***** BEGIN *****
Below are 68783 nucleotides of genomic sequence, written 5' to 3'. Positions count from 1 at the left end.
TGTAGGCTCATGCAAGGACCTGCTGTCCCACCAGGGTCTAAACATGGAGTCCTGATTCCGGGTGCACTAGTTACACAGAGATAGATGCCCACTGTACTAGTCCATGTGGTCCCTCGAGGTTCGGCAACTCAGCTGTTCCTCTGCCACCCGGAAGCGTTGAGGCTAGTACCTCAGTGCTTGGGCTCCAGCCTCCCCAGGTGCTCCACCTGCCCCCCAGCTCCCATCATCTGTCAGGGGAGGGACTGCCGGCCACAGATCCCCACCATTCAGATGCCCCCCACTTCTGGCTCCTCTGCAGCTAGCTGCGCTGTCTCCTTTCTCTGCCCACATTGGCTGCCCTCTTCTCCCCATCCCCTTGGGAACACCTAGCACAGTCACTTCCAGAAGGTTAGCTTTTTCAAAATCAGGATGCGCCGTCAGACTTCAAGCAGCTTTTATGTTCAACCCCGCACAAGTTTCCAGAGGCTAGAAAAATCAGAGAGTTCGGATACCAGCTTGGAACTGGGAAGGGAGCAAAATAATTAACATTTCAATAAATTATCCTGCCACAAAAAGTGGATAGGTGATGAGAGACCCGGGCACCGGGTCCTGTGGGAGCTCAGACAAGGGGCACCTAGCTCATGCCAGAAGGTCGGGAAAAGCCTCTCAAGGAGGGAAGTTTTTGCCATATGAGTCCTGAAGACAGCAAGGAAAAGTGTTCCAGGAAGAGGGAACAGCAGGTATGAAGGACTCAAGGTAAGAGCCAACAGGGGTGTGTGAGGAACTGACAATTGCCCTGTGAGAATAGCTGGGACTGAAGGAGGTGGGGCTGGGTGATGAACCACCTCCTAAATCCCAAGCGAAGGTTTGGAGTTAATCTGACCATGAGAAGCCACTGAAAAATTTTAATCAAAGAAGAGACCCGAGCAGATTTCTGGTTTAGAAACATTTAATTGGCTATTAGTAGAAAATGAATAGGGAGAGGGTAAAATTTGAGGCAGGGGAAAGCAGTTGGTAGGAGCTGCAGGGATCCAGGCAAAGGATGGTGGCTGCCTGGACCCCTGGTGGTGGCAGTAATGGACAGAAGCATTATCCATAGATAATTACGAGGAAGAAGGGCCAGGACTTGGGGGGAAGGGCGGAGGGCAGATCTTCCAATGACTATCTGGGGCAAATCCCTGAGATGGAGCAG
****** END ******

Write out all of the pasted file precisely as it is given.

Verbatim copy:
Below are 68783 nucleotides of genomic sequence, written 5' to 3'. Positions count from 1 at the left end.
TGTAGGCTCATGCAAGGACCTGCTGTCCCACCAGGGTCTAAACATGGAGTCCTGATTCCGGGTGCACTAGTTACACAGAGATAGATGCCCACTGTACTAGTCCATGTGGTCCCTCGAGGTTCGGCAACTCAGCTGTTCCTCTGCCACCCGGAAGCGTTGAGGCTAGTACCTCAGTGCTTGGGCTCCAGCCTCCCCAGGTGCTCCACCTGCCCCCCAGCTCCCATCATCTGTCAGGGGAGGGACTGCCGGCCACAGATCCCCACCATTCAGATGCCCCCCACTTCTGGCTCCTCTGCAGCTAGCTGCGCTGTCTCCTTTCTCTGCCCACATTGGCTGCCCTCTTCTCCCCATCCCCTTGGGAACACCTAGCACAGTCACTTCCAGAAGGTTAGCTTTTTCAAAATCAGGATGCGCCGTCAGACTTCAAGCAGCTTTTATGTTCAACCCCGCACAAGTTTCCAGAGGCTAGAAAAATCAGAGAGTTCGGATACCAGCTTGGAACTGGGAAGGGAGCAAAATAATTAACATTTCAATAAATTATCCTGCCACAAAAAGTGGATAGGTGATGAGAGACCCGGGCACCGGGTCCTGTGGGAGCTCAGACAAGGGGCACCTAGCTCATGCCAGAAGGTCGGGAAAAGCCTCTCAAGGAGGGAAGTTTTTGCCATATGAGTCCTGAAGACAGCAAGGAAAAGTGTTCCAGGAAGAGGGAACAGCAGGTATGAAGGACTCAAGGTAAGAGCCAACAGGGGTGTGTGAGGAACTGACAATTGCCCTGTGAGAATAGCTGGGACTGAAGGAGGTGGGGCTGGGTGATGAACCACCTCCTAAATCCCAAGCGAAGGTTTGGAGTTAATCTGACCATGAGAAGCCACTGAAAAATTTTAATCAAAGAAGAGACCCGAGCAGATTTCTGGTTTAGAAACATTTAATTGGCTATTAGTAGAAAATGAATAGGGAGAGGGTAAAATTTGAGGCAGGGGAAAGCAGTTGGTAGGAGCTGCAGGGATCCAGGCAAAGGATGGTGGCTGCCTGGACCCCTGGTGGTGGCAGTAATGGACAGAAGCATTATCCATAGATAATTACGAGGAAGAAGGGCCAGGACTTGGGGGGAAGGGCGGAGGGCAGATCTTCCAATGACTATCTGGGGCAAATCCCTGAGATGGAGCAG